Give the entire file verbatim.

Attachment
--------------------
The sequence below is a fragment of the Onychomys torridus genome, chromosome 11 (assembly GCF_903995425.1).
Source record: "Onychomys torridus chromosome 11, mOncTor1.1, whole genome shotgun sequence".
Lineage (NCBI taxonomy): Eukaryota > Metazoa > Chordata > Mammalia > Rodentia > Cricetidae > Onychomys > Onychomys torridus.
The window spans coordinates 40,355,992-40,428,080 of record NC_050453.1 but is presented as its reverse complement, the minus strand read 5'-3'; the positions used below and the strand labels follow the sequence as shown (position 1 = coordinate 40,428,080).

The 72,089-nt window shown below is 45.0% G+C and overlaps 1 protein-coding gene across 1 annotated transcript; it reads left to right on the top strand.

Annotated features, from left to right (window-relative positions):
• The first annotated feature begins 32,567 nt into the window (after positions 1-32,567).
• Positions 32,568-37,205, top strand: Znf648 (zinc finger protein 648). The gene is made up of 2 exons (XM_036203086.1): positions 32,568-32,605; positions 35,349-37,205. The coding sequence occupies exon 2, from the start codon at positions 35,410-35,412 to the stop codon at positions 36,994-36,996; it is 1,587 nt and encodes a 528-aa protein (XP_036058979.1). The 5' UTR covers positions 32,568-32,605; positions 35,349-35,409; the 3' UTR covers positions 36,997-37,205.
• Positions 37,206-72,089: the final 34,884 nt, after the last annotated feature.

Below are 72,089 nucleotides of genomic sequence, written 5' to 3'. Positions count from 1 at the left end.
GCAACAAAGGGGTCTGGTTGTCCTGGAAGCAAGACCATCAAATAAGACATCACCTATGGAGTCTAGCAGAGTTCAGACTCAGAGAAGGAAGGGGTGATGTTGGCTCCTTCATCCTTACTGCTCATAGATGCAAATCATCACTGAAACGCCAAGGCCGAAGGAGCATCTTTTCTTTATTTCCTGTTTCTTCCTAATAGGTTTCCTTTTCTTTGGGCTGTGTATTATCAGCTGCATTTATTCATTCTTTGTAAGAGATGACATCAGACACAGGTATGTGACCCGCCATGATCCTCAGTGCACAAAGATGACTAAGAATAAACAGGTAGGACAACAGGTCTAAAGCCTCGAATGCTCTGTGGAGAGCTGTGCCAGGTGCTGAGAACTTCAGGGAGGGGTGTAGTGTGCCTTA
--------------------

The sequence below is a fragment of the Onychomys torridus genome, chromosome 11 (assembly GCF_903995425.1).
Source record: "Onychomys torridus chromosome 11, mOncTor1.1, whole genome shotgun sequence".
Lineage (NCBI taxonomy): Eukaryota > Metazoa > Chordata > Mammalia > Rodentia > Cricetidae > Onychomys > Onychomys torridus.
The window spans coordinates 40,355,992-40,428,080 of record NC_050453.1 but is presented as its reverse complement, the minus strand read 5'-3'; the positions used below and the strand labels follow the sequence as shown (position 1 = coordinate 40,428,080).

The 72,089-nt window shown below is 45.0% G+C and overlaps 1 protein-coding gene across 1 annotated transcript; it reads left to right on the top strand.

Annotated features, from left to right (window-relative positions):
• The first annotated feature begins 32,567 nt into the window (after positions 1-32,567).
• Positions 32,568-37,205, top strand: Znf648 (zinc finger protein 648). The gene is made up of 2 exons (XM_036203086.1): positions 32,568-32,605; positions 35,349-37,205. The coding sequence occupies exon 2, from the start codon at positions 35,410-35,412 to the stop codon at positions 36,994-36,996; it is 1,587 nt and encodes a 528-aa protein (XP_036058979.1). The 5' UTR covers positions 32,568-32,605; positions 35,349-35,409; the 3' UTR covers positions 36,997-37,205.
• Positions 37,206-72,089: the final 34,884 nt, after the last annotated feature.

Below are 72,089 nucleotides of genomic sequence, written 5' to 3'. Positions count from 1 at the left end.
GCAACAAAGGGGTCTGGTTGTCCTGGAAGCAAGACCATCAAATAAGACATCACCTATGGAGTCTAGCAGAGTTCAGACTCAGAGAAGGAAGGGGTGATGTTGGCTCCTTCATCCTTACTGCTCATAGATGCAAATCATCACTGAAACGCCAAGGCCGAAGGAGCATCTTTTCTTTATTTCCTGTTTCTTCCTAATAGGTTTCCTTTTCTTTGGGCTGTGTATTATCAGCTGCATTTATTCATTCTTTGTAAGAGATGACATCAGACACAGGTATGTGACCCGCCATGATCCTCAGTGCACAAAGATGACTAAGAATAAACAGGTAGGACAACAGGTCTAAAGCCTCGAATGCTCTGTGGAGAGCTGTGCCAGGTGCTGAGAACTTCAGGGAGGGGTGTAGTGTGCCTTA